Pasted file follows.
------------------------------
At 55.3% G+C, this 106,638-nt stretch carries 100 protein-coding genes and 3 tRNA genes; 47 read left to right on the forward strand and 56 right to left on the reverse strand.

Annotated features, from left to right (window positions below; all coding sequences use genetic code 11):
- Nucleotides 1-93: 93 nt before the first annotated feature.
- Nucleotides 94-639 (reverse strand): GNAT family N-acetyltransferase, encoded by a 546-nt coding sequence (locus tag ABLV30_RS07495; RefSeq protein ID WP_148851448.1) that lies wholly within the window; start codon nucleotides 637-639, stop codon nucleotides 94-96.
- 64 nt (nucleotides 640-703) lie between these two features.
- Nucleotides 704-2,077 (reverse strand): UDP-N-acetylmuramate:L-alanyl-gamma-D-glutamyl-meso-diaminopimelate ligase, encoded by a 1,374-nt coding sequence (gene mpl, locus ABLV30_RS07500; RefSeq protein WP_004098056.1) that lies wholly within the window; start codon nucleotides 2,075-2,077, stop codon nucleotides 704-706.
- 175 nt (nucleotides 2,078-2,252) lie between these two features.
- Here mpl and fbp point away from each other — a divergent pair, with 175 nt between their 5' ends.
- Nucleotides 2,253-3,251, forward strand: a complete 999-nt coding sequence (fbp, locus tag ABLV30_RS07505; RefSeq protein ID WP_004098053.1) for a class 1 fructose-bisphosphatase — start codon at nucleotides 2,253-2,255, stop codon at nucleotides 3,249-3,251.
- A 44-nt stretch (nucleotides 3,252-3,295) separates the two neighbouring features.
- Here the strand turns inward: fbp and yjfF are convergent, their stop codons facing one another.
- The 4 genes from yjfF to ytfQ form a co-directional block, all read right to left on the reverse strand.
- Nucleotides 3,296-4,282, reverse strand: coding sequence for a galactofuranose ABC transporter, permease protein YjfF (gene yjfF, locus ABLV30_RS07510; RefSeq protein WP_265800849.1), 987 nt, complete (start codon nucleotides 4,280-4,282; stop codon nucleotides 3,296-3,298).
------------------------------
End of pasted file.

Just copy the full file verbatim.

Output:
At 55.3% G+C, this 106,638-nt stretch carries 100 protein-coding genes and 3 tRNA genes; 47 read left to right on the forward strand and 56 right to left on the reverse strand.

Annotated features, from left to right (window positions below; all coding sequences use genetic code 11):
- Nucleotides 1-93: 93 nt before the first annotated feature.
- Nucleotides 94-639 (reverse strand): GNAT family N-acetyltransferase, encoded by a 546-nt coding sequence (locus tag ABLV30_RS07495; RefSeq protein ID WP_148851448.1) that lies wholly within the window; start codon nucleotides 637-639, stop codon nucleotides 94-96.
- 64 nt (nucleotides 640-703) lie between these two features.
- Nucleotides 704-2,077 (reverse strand): UDP-N-acetylmuramate:L-alanyl-gamma-D-glutamyl-meso-diaminopimelate ligase, encoded by a 1,374-nt coding sequence (gene mpl, locus ABLV30_RS07500; RefSeq protein WP_004098056.1) that lies wholly within the window; start codon nucleotides 2,075-2,077, stop codon nucleotides 704-706.
- 175 nt (nucleotides 2,078-2,252) lie between these two features.
- Here mpl and fbp point away from each other — a divergent pair, with 175 nt between their 5' ends.
- Nucleotides 2,253-3,251, forward strand: a complete 999-nt coding sequence (fbp, locus tag ABLV30_RS07505; RefSeq protein ID WP_004098053.1) for a class 1 fructose-bisphosphatase — start codon at nucleotides 2,253-2,255, stop codon at nucleotides 3,249-3,251.
- A 44-nt stretch (nucleotides 3,252-3,295) separates the two neighbouring features.
- Here the strand turns inward: fbp and yjfF are convergent, their stop codons facing one another.
- The 4 genes from yjfF to ytfQ form a co-directional block, all read right to left on the reverse strand.
- Nucleotides 3,296-4,282, reverse strand: coding sequence for a galactofuranose ABC transporter, permease protein YjfF (gene yjfF, locus ABLV30_RS07510; RefSeq protein WP_265800849.1), 987 nt, complete (start codon nucleotides 4,280-4,282; stop codon nucleotides 3,296-3,298).